What to know about inflation

By Jillian McIntosh

On Feb. 10, the U.S. Bureau of Labor Statistics reported that consumer prices rose 7% in December, the highest inflation increase since 1982.

Albert Sumell, economics professor at Youngstown State University, said inflation is a general increase of the price of goods and services, which reduces the purchasing power of a dollar. 

“If inflation is 7% — which it was most recently — the value of a dollar has declined by 7%,” Sumell said. “Over the past 30 years, it’s never exceeded even 5%.”

Sumell also said inflation is judged relatively on the amount of goods and services produced and the collective income increase of individuals.

“You can have high inflation and most people won’t be worse off if their income is increasing by more than that inflation,” he said. “If you see that inflation is 7% but your income is increasing by 10%, you’re actually still better off than that.”

The pandemic is a key reason for high inflation. 

Senior lecturer of economics Sarah Jenyk said inflation is caused by either supply disruptions or increases in demand for goods and services.

“We are seeing both as a result of COVID-19. As the economy is opening back up, consumers are eager to get out and spend,” she said. “Simultaneously, supply chain disruptions are causing shortages for many businesses, which also puts upward pressure on price.”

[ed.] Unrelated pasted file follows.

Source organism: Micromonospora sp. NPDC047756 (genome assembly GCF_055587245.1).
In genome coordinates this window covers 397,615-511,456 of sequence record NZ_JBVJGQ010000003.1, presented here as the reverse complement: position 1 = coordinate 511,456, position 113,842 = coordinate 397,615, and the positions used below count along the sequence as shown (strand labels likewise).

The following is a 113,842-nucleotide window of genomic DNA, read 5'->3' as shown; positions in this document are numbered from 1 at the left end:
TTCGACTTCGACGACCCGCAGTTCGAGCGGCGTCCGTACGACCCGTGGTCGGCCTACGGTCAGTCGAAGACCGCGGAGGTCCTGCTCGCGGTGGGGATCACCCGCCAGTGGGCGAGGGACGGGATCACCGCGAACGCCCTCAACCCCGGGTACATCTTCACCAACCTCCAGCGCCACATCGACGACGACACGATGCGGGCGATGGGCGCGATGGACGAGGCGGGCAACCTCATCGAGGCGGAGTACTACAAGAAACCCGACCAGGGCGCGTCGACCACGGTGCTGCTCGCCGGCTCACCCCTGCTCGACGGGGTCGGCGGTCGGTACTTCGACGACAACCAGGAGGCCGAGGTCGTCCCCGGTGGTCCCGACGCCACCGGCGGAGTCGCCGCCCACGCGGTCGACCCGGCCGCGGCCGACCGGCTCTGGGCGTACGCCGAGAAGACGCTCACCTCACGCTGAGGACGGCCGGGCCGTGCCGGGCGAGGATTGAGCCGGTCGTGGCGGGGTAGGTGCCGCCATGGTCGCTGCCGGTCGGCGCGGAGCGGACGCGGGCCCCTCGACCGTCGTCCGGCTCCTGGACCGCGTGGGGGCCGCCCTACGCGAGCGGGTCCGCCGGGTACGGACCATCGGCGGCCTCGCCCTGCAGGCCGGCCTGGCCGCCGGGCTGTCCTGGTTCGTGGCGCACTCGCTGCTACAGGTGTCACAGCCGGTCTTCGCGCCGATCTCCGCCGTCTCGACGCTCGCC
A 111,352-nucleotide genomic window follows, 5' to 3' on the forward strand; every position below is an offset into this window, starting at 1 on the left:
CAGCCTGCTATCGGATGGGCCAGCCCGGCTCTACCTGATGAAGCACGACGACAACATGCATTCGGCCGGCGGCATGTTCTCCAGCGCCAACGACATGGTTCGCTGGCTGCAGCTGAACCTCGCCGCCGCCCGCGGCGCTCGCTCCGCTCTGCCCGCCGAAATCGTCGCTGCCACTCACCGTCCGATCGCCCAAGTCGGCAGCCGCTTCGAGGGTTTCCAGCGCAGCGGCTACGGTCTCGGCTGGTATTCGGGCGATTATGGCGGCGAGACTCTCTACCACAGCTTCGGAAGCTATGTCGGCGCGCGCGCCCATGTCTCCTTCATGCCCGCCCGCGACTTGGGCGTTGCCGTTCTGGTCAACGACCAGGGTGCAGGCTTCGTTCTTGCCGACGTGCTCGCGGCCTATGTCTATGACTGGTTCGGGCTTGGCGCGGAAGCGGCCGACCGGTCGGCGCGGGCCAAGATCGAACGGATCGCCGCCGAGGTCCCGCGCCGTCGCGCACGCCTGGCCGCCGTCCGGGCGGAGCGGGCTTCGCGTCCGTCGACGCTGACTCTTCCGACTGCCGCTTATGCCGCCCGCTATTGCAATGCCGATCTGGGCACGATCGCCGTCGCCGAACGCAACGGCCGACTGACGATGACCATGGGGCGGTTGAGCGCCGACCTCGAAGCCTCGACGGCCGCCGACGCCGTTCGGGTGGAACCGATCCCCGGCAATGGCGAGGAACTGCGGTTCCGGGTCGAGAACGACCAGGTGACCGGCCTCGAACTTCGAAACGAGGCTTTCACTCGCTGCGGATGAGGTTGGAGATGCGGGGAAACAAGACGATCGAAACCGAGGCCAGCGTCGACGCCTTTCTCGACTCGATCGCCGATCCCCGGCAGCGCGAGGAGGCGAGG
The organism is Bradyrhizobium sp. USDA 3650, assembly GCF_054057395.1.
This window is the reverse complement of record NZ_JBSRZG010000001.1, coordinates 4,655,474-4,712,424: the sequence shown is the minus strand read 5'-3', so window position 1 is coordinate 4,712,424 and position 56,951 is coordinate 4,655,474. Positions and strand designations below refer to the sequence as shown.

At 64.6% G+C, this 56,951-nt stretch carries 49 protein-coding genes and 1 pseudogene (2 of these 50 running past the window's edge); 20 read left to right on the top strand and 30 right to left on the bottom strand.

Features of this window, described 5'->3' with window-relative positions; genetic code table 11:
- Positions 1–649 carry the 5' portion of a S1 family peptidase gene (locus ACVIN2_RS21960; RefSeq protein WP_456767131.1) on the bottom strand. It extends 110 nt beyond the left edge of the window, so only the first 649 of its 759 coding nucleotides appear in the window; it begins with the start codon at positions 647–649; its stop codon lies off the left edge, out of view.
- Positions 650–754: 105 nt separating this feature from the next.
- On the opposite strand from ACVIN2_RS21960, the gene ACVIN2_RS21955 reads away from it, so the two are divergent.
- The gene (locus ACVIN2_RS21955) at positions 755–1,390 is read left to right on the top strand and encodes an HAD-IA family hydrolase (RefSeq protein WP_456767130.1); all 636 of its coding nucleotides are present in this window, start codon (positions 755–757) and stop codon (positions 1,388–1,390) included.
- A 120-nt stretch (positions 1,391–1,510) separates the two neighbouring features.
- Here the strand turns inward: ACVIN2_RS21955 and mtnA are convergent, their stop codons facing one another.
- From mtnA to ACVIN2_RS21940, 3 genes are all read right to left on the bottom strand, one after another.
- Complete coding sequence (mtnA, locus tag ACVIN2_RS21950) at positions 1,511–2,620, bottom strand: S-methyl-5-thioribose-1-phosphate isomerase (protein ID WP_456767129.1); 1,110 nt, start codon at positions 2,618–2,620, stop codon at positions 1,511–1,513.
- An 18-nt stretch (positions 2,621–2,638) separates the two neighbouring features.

The greatest annual increase of inflation are the prices of gasoline and used car sales. These spending categories impact college students who commute or are interested in buying a vehicle. 

College students can budget and adjust their spending and savings accordingly.

“It is important to reevaluate your budget, given the new price constraints,” Jenyk said. “If you need to have more money set aside each month for gas and groceries, you may need to cut spending in other areas.”

Investing in certain assets such as stocks or real estate is a way to sustain or outpace long-term inflation. 

Economics junior Jakob Peters said the cost of rent and tuition have also been affected.

“Over the past few decades or so, the cost of both have risen dramatically,” he said. “It’s not really unreasonable to think that rent and tuition can be increased more, just so the university and landlords can keep up with that [inflation].”

According to Jenyk, the Federal Reserve may raise interest rates in the future to accommodate the high levels of inflation.

“Analysts are projecting that inflation will return to more typical levels by 2023,” she said.

Borrowing money for consumers and businesses will become more expensive and will cause investors to become more likely to make saving opportunities.